Carefully put your cat onto your lap and fold back its ears timidly.

Observe the ear canal, it should be pink without any debris or discharge.

If you observe excessive earwax or similar discharge in there or it smells strange, you will have to take your cat to the vet.

Look out for any bald patches, discharge or redness. These might be the warning signs of ear disease.

If you see any of the mentioned symptoms, take your cat to the vet.

Step 2: Cleaning the ear

Cats can not clean their own ears, so you will have to clean those for them.

You will need a cotton pad and a good cleaning liquid, as prescribed by your vet.

Generously put the cleaner onto the cotton pad and gently clean the outer ear.

Don’t attempt to clean the inner ear or ear canal, don’t be harsh while cleaning the outer ear. This can cause lesions or injuries that might lead to further infections.

If you feel that your cat’s inner ear needs cleaning, consult your vet. Do not attempt it by yourself.

Signs and Symptoms that Indicate Unhealthy Cat Ears

If you clean your cat’s ears regularly and carefully, your cat shouldn’t develop any kind of infection.

Still, you should always be on the lookout for any signs of infections that your cat might exhibit.

Following are the warning signs that indicate a possible ear infection:

  • Discharge in the ear canal and/or outer ear (black or yellow in color)
  • Abnormal swelling or redness of ear canal and/or outer ear
  • Earwax accumulation in the ear canal and/or outer ear
  • Brown and black debris (this is caused by mites)
  • Strange odor
  • Dizziness and loss of balance
  • Hearing problems

Some behavioral changes that are tell-tale signs of ear infections and diseases are listed below:

  • Excessive scratching of ears
  • Your cat keeps shaking its head
  • Your cat doesn’t respond when you call it
  • It seems to be very agitated and aggressive, more than normal
  • Your cat keeps falling more than normal, it seems to be dizzy and disoriented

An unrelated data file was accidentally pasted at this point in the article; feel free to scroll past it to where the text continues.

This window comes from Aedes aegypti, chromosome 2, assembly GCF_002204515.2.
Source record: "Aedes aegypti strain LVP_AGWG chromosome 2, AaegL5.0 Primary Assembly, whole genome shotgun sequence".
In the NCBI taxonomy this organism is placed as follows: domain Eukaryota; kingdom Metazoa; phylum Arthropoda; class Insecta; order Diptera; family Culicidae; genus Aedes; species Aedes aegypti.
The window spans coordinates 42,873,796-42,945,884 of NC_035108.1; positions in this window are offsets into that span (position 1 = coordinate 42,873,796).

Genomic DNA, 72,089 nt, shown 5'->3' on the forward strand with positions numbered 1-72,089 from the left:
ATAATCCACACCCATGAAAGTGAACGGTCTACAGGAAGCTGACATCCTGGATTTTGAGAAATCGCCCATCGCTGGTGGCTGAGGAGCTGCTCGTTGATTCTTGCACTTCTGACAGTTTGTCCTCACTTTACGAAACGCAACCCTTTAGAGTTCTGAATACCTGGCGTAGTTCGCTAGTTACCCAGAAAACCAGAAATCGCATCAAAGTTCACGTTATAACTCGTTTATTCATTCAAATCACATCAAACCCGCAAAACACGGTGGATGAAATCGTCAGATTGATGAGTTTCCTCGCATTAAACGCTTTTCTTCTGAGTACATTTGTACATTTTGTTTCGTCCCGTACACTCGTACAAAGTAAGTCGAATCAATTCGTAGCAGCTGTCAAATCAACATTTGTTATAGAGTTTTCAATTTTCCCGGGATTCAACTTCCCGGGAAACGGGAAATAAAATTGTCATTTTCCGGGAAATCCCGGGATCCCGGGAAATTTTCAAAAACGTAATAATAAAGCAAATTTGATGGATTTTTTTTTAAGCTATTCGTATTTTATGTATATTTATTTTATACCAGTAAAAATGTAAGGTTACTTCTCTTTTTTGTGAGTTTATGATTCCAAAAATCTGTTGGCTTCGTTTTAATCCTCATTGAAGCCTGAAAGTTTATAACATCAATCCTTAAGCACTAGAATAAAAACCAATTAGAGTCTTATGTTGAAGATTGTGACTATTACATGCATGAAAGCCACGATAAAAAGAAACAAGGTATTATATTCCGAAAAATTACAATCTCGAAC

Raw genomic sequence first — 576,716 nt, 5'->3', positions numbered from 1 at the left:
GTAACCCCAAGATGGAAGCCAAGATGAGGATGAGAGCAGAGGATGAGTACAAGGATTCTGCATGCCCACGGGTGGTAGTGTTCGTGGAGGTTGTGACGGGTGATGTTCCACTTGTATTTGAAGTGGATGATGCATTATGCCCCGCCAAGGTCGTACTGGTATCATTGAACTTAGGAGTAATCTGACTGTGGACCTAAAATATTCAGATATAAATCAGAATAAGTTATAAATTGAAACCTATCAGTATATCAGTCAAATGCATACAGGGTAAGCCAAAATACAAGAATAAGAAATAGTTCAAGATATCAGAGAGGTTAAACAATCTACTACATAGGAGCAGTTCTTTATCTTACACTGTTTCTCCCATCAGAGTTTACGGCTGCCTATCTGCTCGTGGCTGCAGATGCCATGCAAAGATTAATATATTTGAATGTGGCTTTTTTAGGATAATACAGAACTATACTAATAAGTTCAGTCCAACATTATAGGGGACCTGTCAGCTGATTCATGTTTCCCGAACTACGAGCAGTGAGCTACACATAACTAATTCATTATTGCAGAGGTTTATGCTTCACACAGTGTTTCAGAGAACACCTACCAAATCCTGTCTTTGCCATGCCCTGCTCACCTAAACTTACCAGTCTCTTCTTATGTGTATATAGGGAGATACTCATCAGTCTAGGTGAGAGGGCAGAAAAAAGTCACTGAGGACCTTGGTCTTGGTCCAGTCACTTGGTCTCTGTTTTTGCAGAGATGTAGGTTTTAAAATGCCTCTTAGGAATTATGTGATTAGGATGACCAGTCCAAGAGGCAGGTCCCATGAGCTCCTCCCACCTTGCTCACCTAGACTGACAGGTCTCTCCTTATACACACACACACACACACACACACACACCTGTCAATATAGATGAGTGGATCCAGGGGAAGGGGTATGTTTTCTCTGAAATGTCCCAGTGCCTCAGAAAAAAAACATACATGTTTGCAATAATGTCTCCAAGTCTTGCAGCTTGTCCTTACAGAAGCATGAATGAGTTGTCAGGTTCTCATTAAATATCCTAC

If you observe any of these symptoms, take your cat to the vet immediately.

Common Ear Diseases You Must Know About

Ear mites are pretty easily acquired by cats when they go outside.

You can prevent their attack by cleaning your cat’s ears regularly.


If you still observe any symptoms like accumulated debris or discharge and a strange odor, you should take your cat to the vet.

Yeast and bacterial infections are also common in cats.

Again, you will need to take your cat to the vet if you observe any of the aforementioned symptoms.

An ear hematoma is another disease caused by abnormal accumulation of serum and blood between the outer ear and the ear cartilage.

It is caused by severe infections, ear mites, and even by the presence of dirt in ears for prolonged periods.

Related Questions

Are Bengal cats larger than normal cats? Bengals are not larger than normal cats, they are almost the same size as that of a domestic cat.

They might appear larger due to their lean bodies and muscular physique, however, their size is just the same as that of a normal domestic cat.

Can Bengal cats clean their own ears? Cats in general and Bengals in particular, unfortunately, can not clean their own ears.

Cats can clean the rest of their bodies pretty well, but their ears, you will have to clean for them.

Make sure you clean your Bengal’s ears regularly in order to avoid any infections.

What is the right way to use ear drops? The most advisable way is to let your vet use them.

However, if you want to put in certain drops prescribed by the vet yourself, then put back the ear flap gently, drop in the prescribed amount of drops and then massage its ear gently so that the medicine can easily glide down the canal.

Are Bengal cats aggressive? Bengals are not exactly aggressive. They are very similar in their behavioral characteristics as other cats.

They are comparatively more affectionate than normal cats, however, they do not necessarily qualify as lap cats.

Are bengal cats hypoallergenic? Bengal cats are among the list of the top ten hypoallergenic cats.

People who are normally allergic to other cats experience no or lesser symptoms when they are around Bengals.

This is due to the fact that Bengals have fine coats that do not require much grooming, so their coats have lesser allergen-rich saliva.

They don’t shed a lot either, so that helps, too.